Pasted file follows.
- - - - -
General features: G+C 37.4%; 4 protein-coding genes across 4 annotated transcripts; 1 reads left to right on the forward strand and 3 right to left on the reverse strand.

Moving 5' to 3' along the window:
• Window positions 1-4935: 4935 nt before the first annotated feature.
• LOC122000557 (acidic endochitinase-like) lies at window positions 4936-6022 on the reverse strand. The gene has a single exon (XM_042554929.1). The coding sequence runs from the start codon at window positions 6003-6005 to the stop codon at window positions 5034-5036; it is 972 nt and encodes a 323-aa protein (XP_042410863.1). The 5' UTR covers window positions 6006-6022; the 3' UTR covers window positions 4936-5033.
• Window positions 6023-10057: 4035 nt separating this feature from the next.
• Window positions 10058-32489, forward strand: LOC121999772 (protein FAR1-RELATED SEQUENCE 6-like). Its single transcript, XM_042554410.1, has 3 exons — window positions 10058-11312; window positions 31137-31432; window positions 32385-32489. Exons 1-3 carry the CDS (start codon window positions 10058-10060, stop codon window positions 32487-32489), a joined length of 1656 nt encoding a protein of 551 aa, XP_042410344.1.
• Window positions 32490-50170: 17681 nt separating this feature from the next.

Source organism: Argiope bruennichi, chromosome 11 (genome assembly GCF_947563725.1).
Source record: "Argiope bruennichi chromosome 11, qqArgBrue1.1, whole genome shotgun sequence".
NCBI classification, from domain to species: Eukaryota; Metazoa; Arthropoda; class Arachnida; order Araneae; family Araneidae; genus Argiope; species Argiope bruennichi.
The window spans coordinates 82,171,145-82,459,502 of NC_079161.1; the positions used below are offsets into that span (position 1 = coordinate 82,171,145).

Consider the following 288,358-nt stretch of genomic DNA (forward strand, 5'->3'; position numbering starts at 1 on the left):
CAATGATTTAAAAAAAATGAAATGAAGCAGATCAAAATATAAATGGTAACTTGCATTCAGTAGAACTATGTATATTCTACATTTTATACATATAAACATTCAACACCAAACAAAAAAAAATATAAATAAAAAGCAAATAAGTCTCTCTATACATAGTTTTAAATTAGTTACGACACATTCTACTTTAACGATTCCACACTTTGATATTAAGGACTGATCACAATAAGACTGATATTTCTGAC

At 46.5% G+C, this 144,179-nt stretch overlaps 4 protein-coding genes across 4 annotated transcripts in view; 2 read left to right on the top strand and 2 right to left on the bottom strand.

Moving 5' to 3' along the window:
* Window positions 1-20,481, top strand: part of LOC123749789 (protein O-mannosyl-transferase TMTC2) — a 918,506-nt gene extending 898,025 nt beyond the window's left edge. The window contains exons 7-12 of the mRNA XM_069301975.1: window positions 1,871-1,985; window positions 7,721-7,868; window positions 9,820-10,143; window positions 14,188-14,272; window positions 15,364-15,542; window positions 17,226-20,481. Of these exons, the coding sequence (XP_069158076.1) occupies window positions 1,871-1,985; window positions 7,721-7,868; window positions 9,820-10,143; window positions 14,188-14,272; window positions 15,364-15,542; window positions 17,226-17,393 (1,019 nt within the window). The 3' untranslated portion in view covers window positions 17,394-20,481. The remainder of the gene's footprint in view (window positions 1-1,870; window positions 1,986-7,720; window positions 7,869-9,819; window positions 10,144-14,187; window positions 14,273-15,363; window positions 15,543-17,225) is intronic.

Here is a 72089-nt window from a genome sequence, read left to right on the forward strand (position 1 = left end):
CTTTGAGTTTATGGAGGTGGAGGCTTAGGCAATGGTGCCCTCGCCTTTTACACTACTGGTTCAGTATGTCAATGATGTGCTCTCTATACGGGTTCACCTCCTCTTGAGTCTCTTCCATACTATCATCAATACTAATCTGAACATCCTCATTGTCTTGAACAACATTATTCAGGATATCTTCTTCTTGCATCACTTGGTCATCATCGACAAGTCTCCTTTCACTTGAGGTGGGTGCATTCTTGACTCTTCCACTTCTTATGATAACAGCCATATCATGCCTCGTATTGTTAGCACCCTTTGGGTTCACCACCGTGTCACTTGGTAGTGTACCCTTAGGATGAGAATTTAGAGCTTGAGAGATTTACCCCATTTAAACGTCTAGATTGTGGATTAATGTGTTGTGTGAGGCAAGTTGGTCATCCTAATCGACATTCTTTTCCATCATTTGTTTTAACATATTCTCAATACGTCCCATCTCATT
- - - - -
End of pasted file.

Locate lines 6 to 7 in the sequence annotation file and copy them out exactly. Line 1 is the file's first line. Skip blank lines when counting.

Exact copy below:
• Window positions 10058-32489, forward strand: LOC121999772 (protein FAR1-RELATED SEQUENCE 6-like). Its single transcript, XM_042554410.1, has 3 exons — window positions 10058-11312; window positions 31137-31432; window positions 32385-32489. Exons 1-3 carry the CDS (start codon window positions 10058-10060, stop codon window positions 32487-32489), a joined length of 1656 nt encoding a protein of 551 aa, XP_042410344.1.
• Window positions 32490-50170: 17681 nt separating this feature from the next.